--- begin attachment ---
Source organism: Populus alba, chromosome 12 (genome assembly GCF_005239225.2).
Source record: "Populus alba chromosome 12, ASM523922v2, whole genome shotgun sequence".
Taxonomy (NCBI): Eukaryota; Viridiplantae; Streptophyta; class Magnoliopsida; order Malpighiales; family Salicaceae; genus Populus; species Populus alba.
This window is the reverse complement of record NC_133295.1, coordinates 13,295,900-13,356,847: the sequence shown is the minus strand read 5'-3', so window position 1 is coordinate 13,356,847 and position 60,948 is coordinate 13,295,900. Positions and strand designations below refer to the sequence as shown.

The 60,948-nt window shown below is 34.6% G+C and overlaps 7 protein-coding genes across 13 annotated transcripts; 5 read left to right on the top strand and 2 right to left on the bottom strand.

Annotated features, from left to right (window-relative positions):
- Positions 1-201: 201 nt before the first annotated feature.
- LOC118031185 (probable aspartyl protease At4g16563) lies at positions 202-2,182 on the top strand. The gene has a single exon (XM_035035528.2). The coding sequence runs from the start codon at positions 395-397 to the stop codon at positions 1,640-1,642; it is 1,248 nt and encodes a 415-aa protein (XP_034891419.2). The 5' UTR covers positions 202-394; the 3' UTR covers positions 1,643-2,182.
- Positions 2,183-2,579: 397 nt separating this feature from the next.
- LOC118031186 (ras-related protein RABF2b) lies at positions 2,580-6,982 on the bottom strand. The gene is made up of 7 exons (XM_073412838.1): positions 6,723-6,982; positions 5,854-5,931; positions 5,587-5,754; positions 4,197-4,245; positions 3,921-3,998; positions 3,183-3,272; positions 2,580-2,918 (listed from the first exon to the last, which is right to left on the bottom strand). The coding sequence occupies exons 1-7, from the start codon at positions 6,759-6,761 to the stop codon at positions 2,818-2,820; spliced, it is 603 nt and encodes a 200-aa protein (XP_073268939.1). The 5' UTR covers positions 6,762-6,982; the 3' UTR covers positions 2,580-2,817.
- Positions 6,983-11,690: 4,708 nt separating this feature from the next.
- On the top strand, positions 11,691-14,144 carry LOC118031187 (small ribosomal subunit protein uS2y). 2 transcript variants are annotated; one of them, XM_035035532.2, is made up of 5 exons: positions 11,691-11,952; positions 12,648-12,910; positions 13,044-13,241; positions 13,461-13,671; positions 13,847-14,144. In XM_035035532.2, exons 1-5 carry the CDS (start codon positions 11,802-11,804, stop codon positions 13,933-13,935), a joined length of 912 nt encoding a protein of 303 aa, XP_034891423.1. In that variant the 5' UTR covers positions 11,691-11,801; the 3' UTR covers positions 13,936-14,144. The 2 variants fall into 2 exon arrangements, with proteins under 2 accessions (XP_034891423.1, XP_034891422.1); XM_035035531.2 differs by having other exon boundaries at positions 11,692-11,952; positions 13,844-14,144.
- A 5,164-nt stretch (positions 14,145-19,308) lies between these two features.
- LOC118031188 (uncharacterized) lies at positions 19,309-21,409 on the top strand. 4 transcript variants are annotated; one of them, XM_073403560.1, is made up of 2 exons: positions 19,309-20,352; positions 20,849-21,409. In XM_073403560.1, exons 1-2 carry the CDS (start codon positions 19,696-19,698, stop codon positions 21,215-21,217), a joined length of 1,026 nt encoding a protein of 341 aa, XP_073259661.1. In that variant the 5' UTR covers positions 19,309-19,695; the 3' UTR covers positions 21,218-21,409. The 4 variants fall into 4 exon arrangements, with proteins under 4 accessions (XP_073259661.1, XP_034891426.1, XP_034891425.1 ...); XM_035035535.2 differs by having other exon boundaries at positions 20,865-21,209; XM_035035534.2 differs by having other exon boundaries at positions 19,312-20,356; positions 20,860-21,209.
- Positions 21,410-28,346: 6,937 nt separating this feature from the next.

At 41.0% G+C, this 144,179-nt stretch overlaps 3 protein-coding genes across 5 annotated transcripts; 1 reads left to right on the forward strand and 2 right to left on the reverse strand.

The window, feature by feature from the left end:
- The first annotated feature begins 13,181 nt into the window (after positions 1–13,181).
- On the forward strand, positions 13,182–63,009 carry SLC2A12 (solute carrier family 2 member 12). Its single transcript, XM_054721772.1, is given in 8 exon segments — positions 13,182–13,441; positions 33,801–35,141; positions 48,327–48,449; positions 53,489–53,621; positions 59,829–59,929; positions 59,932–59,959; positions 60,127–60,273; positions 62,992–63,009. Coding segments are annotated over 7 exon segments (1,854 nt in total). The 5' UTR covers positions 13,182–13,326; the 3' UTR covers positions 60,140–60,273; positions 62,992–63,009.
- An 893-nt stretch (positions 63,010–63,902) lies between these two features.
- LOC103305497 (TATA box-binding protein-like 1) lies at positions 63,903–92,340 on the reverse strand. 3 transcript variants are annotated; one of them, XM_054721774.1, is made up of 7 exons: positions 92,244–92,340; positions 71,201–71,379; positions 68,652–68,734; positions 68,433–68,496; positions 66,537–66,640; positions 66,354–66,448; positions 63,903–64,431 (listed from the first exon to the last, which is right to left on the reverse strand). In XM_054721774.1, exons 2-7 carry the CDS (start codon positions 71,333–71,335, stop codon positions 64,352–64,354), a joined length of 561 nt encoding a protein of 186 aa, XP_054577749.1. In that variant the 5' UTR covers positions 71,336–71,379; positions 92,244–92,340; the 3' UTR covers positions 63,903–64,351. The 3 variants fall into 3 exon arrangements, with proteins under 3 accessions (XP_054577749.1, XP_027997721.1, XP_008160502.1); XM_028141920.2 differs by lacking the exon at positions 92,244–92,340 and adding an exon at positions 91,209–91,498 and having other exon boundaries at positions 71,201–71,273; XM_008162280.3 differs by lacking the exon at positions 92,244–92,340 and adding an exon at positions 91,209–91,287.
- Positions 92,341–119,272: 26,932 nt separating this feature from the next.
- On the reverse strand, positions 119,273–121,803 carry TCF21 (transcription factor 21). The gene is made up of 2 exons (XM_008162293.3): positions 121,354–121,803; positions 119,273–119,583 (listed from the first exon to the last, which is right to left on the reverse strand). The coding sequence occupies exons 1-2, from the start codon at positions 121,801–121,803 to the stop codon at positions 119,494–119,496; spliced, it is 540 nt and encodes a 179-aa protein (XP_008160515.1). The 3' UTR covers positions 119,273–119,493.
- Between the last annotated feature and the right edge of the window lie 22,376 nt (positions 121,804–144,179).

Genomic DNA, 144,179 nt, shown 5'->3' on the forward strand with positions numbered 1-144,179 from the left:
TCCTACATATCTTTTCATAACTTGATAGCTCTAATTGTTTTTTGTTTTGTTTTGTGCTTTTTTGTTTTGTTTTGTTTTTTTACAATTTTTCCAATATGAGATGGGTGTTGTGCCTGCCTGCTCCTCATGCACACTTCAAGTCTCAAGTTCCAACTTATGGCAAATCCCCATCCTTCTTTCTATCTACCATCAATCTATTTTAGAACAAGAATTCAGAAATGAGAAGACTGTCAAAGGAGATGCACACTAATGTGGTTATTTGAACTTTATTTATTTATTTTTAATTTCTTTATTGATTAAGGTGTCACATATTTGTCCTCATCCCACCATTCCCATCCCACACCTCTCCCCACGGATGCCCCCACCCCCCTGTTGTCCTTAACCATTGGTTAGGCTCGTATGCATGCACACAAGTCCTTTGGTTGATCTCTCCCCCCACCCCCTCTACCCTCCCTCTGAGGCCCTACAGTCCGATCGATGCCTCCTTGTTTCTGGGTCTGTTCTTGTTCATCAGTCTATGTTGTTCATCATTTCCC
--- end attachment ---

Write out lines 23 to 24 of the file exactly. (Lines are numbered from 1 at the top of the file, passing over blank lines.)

- On the reverse strand, positions 119,273–121,803 carry TCF21 (transcription factor 21). The gene is made up of 2 exons (XM_008162293.3): positions 121,354–121,803; positions 119,273–119,583 (listed from the first exon to the last, which is right to left on the reverse strand). The coding sequence occupies exons 1-2, from the start codon at positions 121,801–121,803 to the stop codon at positions 119,494–119,496; spliced, it is 540 nt and encodes a 179-aa protein (XP_008160515.1). The 3' UTR covers positions 119,273–119,493.
- Between the last annotated feature and the right edge of the window lie 22,376 nt (positions 121,804–144,179).